Head Gardener's Notes
Our Gardens in July: Blooms and Maintenance
1st of Jul, 2022
We're now in the full swing of summer and the Gardens are looking spectacular for it! We have had plenty of rain in the run up to this summer, so the grass is still lush and green and the flowers heady and full of scent.
Already in Bloom:
- Jubilee Walk (display comes in waves)
- George Carter Walk (now at its best)
- Flag Garden (now at its best)
- Water Lilies – Diana’s Bath
- Lavender (all varieties)
- Surrey Rose - Italian Garden beds
- Blush Excelsior (rose) – Italian Garden wall against Church Terrace
- Queen Elizabeth (rose) – Italian Garden wall against Church Terrace
- American Honeysuckle – end of Church Terrace
- Lilies – Blue and Yellow Border
- Floribundas (rose) – Long Border
- Trellis roses – Nut Garden
To Bloom This Month:
- Salvia – Blue and Yellow Border
- Agapanthus – Blue and Yellow Border
- Thistle – Blue and Yellow Border
- Clematis – Blue and Yellow Border
- Veronicastrum – Grey and White Garden
Expected in Late July:
- Salvia – Blue and Yellow Border (might be a little late this year)
- Asters (across the Gardens)
- Herbaceous plants (across the Gardens)
- Jubilee Walk (continued display)
Work This Month
July is a month filled with small scale jobs as the flowers begin to look after themselves thanks to the warmer weather. The winter months are usually put aside for larger, sweeping jobs such as changing planting structures, installing new systems such as fountains, or removing trees, and the summer is focused on maintaining the health and prosperity of the garden through several smaller, but equally as important jobs such as dead heading, edging and general pruning.
This month we're topping up the ponds with water, most especially the pond which features a statue of Hercules in the Italian Garden as this is the only pond on site that does not have a direct feed from the lake at Lancup Well in the parkland. All the other ponds in the Gardens, and the Horsepond near the visitor entrance, benefit from an historic plumbing system which sees fresh water consistently topping them up from the parkland.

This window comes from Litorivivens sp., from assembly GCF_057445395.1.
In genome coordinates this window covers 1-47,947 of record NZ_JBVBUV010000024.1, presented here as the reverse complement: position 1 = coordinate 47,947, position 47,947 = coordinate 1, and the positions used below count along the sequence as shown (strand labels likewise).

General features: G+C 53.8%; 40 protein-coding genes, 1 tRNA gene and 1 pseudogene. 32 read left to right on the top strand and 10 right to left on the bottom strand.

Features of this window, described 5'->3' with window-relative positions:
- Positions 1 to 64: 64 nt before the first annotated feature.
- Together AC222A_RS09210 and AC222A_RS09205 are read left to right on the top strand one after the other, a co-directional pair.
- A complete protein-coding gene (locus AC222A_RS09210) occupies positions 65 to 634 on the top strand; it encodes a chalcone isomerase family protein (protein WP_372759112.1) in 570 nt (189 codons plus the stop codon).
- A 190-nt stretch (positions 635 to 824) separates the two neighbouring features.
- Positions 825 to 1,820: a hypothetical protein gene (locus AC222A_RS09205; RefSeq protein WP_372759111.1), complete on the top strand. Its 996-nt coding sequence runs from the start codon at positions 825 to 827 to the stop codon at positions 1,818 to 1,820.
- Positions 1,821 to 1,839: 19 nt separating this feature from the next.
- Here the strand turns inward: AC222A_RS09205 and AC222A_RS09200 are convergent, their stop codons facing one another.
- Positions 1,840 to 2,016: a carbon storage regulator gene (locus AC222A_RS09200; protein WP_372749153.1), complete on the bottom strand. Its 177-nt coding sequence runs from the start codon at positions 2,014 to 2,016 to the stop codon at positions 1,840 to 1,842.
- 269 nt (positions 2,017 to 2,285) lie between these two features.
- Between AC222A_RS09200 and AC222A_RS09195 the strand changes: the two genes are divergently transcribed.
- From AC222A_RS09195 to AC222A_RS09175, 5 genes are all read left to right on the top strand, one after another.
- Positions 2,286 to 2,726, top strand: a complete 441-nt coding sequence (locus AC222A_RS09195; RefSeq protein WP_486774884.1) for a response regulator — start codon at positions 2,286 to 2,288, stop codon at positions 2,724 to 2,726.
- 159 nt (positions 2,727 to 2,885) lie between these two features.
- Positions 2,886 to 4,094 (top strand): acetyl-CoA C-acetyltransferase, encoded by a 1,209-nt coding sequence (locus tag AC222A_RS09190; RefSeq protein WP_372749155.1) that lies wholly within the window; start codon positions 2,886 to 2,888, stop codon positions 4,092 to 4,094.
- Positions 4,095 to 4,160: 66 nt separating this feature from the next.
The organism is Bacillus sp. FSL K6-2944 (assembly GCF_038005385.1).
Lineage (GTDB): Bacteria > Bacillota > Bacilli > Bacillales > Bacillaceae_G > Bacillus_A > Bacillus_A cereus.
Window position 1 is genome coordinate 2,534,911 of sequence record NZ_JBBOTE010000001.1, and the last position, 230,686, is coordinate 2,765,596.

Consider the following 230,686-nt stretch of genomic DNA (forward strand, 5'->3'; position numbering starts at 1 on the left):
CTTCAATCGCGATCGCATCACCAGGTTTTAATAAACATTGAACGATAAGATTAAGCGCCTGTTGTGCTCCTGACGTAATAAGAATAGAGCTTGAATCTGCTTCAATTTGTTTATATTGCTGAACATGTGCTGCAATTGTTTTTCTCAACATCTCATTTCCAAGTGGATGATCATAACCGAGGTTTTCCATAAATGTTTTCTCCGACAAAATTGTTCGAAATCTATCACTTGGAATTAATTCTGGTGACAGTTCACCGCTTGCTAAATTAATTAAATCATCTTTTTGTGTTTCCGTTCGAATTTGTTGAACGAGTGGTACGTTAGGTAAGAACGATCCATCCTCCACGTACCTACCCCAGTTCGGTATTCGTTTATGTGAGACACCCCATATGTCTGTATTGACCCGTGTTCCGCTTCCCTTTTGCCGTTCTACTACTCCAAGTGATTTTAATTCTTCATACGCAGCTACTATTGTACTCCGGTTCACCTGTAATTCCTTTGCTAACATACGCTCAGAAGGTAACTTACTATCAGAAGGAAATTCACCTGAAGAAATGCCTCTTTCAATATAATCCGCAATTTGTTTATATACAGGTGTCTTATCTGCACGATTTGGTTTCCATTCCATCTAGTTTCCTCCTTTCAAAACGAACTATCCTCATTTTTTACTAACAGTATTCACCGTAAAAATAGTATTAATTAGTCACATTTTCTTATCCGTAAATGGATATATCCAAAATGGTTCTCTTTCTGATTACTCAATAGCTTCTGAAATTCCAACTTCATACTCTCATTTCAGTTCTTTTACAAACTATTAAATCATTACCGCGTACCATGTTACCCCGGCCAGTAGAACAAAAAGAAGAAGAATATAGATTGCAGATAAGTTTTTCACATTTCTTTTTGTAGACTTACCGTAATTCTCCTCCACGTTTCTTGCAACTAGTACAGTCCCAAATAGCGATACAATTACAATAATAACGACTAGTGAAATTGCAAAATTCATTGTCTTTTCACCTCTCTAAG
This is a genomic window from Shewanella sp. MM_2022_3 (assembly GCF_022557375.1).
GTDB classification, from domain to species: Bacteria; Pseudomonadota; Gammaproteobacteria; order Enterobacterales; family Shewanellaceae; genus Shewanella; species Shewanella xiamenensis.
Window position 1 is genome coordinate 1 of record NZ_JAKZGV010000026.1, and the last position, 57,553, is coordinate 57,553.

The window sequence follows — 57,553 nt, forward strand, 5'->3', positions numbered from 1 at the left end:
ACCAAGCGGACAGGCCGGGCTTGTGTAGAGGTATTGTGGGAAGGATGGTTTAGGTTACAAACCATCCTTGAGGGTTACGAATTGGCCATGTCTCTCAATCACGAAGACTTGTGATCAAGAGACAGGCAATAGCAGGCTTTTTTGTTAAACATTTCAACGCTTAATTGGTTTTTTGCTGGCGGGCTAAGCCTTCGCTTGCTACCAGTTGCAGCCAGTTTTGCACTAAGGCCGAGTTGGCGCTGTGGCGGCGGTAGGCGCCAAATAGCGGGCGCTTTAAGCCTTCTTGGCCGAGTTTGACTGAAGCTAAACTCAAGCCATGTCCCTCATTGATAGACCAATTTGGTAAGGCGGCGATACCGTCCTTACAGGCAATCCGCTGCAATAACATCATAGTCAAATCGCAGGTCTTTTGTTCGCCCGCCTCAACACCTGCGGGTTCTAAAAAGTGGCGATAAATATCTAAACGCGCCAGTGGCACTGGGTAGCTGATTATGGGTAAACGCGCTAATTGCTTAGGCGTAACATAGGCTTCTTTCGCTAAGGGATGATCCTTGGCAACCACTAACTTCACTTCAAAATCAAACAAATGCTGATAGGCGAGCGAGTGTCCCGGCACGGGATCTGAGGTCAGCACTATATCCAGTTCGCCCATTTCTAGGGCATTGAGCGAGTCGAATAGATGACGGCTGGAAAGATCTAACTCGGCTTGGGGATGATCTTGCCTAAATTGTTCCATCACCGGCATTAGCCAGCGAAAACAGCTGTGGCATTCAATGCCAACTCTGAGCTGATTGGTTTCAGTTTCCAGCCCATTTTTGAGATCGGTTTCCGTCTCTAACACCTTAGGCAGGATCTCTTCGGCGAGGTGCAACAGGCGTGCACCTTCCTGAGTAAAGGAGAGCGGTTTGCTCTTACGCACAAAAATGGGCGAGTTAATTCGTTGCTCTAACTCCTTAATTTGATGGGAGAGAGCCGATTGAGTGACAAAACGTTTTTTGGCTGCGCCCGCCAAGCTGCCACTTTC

Fun Fact: Did you know that the statue of Hercules was not originally intended for Penshurst Place? Hercules’ first home was in fact Leicester House in London, which was built by the Sidney family in the 17th Century but demolished just 100 years later. The only reminder that this grand house did once exist is the name of the area of London that now sits in its place – Leicester Square.
Our focus for early July will be on pruning the Rambling Roses. If you’re doing this at home, remember to only prune the varieties that flower once, if your ramblers flower twice, it’s best to wait until the Autumn to give them a prune.
Edging the many pathways and grass verges throughout the Gardens takes a great deal of time, and it is imperative for maintaining the look and feel of a formal garden. As the summer continues and the grass grows more quickly, we’re now having to edge everywhere in the Gardens every second Monday.
As the flowers bloom so does the need for dead heading, especially on the roses. In total we have about 3,500 roses throughout the formal Gardens so it’s not a quick job! Where we dead head and prune on the rose is really important as it affects where the flowers will bloom in the next year. For instance with the ramblers, the flowers tend to only grow on the end of the new growth so if we don’t remove these and prune the branches back thoroughly, then next year we would run the risk of the flowers blooming much too high for any of our visitors to see and enjoy!
In the Nut Garden and Orchard, you may notice a few crab apples and standard apples have dropped. This Is known as the June Drop and it’s a natural process whereby the tree thins itself out. We’ll now be raking up and collecting the fallen apples to use in our compost.
A rather exciting development this month is that we have now started to use our new irrigation system, which is the first time in the seven centuries of our Garden’s life that an irrigation system has been in place. As you can imagine, our Gardeners (and their backs) are excited to see the impact this new system has.
Finally, we’ll soon be clearing much of the weed out of the ponds across the Gardens. The warmer weather has seen them perhaps over-thrive recently, and for the health of the water and the other creatures that live in our ponds, we need to thin it out a little. So if during your visit you see a pile (or several) of weeds drying on the sides of the ponds, this is to allow the water the drain back into the pond and dry the weed out so that we can compost it.